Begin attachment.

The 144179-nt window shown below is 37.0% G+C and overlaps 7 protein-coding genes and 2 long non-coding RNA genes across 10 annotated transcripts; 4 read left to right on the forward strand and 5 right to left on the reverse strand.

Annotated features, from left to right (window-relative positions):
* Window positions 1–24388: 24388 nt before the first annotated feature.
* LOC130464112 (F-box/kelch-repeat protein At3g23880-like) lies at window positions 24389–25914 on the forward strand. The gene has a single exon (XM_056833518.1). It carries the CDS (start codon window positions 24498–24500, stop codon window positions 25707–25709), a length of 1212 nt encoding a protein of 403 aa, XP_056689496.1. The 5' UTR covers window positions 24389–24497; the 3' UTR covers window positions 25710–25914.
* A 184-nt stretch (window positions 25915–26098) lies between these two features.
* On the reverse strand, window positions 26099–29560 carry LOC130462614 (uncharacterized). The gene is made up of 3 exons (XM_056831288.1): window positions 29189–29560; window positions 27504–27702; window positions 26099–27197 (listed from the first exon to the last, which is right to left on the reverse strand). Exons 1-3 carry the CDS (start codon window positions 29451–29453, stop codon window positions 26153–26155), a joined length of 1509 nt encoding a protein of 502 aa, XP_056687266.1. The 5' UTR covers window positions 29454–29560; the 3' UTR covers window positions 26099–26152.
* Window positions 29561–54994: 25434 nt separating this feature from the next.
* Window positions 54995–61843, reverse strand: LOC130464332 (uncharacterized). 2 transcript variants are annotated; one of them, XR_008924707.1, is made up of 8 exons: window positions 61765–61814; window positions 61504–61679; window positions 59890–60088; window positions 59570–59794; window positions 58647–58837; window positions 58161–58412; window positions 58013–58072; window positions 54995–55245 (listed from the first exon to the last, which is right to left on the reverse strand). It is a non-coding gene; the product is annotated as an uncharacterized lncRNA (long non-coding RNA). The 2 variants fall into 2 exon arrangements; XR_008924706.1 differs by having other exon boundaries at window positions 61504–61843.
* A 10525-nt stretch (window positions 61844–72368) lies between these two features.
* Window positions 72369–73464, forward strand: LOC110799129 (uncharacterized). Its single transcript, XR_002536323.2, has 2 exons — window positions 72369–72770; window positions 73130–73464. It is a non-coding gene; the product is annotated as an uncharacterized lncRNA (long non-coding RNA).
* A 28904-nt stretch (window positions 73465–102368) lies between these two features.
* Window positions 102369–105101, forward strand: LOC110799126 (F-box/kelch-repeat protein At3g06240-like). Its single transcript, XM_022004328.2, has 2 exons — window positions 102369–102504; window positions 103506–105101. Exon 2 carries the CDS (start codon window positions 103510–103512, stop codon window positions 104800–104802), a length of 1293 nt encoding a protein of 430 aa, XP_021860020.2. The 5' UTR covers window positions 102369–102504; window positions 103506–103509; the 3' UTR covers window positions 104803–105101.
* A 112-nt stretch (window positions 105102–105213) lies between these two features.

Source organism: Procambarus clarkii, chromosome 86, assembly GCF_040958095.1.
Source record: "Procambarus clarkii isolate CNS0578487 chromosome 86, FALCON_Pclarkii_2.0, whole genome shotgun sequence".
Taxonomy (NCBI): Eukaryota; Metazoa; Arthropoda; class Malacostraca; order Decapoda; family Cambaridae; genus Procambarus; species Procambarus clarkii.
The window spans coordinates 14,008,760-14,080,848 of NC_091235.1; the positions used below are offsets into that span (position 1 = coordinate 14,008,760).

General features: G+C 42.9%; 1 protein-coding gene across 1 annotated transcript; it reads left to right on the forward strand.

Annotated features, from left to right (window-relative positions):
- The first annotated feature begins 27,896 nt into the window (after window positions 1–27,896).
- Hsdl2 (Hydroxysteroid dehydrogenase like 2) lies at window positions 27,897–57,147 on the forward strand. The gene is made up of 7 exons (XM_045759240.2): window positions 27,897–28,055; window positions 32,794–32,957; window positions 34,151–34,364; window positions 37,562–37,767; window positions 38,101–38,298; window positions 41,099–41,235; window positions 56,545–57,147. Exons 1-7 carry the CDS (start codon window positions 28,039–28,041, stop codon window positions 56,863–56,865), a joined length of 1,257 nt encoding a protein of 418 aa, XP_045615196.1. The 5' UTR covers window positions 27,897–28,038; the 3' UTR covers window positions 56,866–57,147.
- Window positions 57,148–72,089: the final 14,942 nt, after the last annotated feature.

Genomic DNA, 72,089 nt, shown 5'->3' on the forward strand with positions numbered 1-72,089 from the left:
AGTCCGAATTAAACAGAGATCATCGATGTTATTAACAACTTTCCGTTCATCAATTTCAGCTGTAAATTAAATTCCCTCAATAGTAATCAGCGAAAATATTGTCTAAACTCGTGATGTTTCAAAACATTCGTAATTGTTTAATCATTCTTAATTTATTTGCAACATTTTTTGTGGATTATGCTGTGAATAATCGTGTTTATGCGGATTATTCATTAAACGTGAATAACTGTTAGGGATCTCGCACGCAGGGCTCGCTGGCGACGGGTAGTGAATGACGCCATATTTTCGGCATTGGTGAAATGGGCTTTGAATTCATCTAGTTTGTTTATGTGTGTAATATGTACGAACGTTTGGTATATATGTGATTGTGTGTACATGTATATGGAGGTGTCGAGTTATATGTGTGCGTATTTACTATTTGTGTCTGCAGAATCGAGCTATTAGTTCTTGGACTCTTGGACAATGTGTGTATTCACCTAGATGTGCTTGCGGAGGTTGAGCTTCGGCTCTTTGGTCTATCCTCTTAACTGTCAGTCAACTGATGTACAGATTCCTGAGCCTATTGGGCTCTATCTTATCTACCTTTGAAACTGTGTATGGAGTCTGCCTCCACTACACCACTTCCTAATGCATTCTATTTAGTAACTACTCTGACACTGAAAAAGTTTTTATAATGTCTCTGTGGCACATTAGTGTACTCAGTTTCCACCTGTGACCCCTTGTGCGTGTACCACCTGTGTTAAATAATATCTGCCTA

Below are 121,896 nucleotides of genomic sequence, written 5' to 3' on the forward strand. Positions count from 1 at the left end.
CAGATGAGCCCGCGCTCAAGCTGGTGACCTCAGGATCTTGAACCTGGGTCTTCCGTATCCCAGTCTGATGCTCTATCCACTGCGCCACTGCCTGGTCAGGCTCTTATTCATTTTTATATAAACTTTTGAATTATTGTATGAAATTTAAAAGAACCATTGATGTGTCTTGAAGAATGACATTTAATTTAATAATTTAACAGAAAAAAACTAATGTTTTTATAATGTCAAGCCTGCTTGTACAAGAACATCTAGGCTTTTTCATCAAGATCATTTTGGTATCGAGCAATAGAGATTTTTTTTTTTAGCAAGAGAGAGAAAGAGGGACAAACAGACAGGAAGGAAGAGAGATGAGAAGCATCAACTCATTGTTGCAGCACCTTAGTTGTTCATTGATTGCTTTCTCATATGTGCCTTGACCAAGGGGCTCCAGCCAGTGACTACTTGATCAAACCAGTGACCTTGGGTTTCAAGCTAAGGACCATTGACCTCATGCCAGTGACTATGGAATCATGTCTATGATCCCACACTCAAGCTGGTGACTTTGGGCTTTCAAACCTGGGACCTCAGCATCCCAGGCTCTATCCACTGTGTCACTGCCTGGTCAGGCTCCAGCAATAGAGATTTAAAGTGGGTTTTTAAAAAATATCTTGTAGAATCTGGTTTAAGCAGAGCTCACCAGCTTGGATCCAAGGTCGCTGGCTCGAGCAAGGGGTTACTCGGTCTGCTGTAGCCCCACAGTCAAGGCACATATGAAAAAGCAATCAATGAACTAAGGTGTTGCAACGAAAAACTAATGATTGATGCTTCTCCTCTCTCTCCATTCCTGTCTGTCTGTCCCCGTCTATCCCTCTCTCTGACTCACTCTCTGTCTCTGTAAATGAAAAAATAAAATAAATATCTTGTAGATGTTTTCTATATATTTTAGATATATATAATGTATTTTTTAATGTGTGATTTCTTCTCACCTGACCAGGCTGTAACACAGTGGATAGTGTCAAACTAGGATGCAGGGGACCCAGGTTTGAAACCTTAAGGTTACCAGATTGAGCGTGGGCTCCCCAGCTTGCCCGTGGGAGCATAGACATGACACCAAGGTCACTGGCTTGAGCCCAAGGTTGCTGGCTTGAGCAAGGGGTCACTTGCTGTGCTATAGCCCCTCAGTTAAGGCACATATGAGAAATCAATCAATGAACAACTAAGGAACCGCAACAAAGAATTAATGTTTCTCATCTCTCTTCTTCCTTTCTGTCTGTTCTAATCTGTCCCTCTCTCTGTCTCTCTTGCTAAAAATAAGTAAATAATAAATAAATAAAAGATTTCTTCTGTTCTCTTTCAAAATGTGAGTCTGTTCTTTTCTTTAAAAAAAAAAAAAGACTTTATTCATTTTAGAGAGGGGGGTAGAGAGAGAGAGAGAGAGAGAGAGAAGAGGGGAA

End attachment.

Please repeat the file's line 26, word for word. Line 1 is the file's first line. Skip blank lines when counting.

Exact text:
CAGATGAGCCCGCGCTCAAGCTGGTGACCTCAGGATCTTGAACCTGGGTCTTCCGTATCCCAGTCTGATGCTCTATCCACTGCGCCACTGCCTGGTCAGGCTCTTATTCATTTTTATATAAACTTTTGAATTATTGTATGAAATTTAAAAGAACCATTGATGTGTCTTGAAGAATGACATTTAATTTAATAATTTAACAGAAAAAAACTAATGTTTTTATAATGTCAAGCCTGCTTGTACAAGAACATCTAGGCTTTTTCATCAAGATCATTTTGGTATCGAGCAATAGAGATTTTTTTTTTTAGCAAGAGAGAGAAAGAGGGACAAACAGACAGGAAGGAAGAGAGATGAGAAGCATCAACTCATTGTTGCAGCACCTTAGTTGTTCATTGATTGCTTTCTCATATGTGCCTTGACCAAGGGGCTCCAGCCAGTGACTACTTGATCAAACCAGTGACCTTGGGTTTCAAGCTAAGGACCATTGACCTCATGCCAGTGACTATGGAATCATGTCTATGATCCCACACTCAAGCTGGTGACTTTGGGCTTTCAAACCTGGGACCTCAGCATCCCAGGCTCTATCCACTGTGTCACTGCCTGGTCAGGCTCCAGCAATAGAGATTTAAAGTGGGTTTTTAAAAAATATCTTGTAGAATCTGGTTTAAGCAGAGCTCACCAGCTTGGATCCAAGGTCGCTGGCTCGAGCAAGGGGTTACTCGGTCTGCTGTAGCCCCACAGTCAAGGCACATATGAAAAAGCAATCAATGAACTAAGGTGTTGCAACGAAAAACTAATGATTGATGCTTCTCCTCTCTCTCCATTCCTGTCTGTCTGTCCCCGTCTATCCCTCTCTCTGACTCACTCTCTGTCTCTGTAAATGAAAAAATAAAATAAATATCTTGTAGATGTTTTCTATATATTTTAGATATATATAATGTATTTTTTAATGTGTGATTTCTTCTCACCTGACCAGGCTGTAACACAGTGGATAGTGTCAAACTAGGATGCAGGGGACCCAGGTTTGAAACCTTAAGGTTACCAGATTGAGCGTGGGCTCCCCAGCTTGCCCGTGGGAGCATAGACATGACACCAAGGTCACTGGCTTGAGCCCAAGGTTGCTGGCTTGAGCAAGGGGTCACTTGCTGTGCTATAGCCCCTCAGTTAAGGCACATATGAGAAATCAATCAATGAACAACTAAGGAACCGCAACAAAGAATTAATGTTTCTCATCTCTCTTCTTCCTTTCTGTCTGTTCTAATCTGTCCCTCTCTCTGTCTCTCTTGCTAAAAATAAGTAAATAATAAATAAATAAAAGATTTCTTCTGTTCTCTTTCAAAATGTGAGTCTGTTCTTTTCTTTAAAAAAAAAAAAAGACTTTATTCATTTTAGAGAGGGGGGTAGAGAGAGAGAGAGAGAGAGAGAGAAGAGGGGAA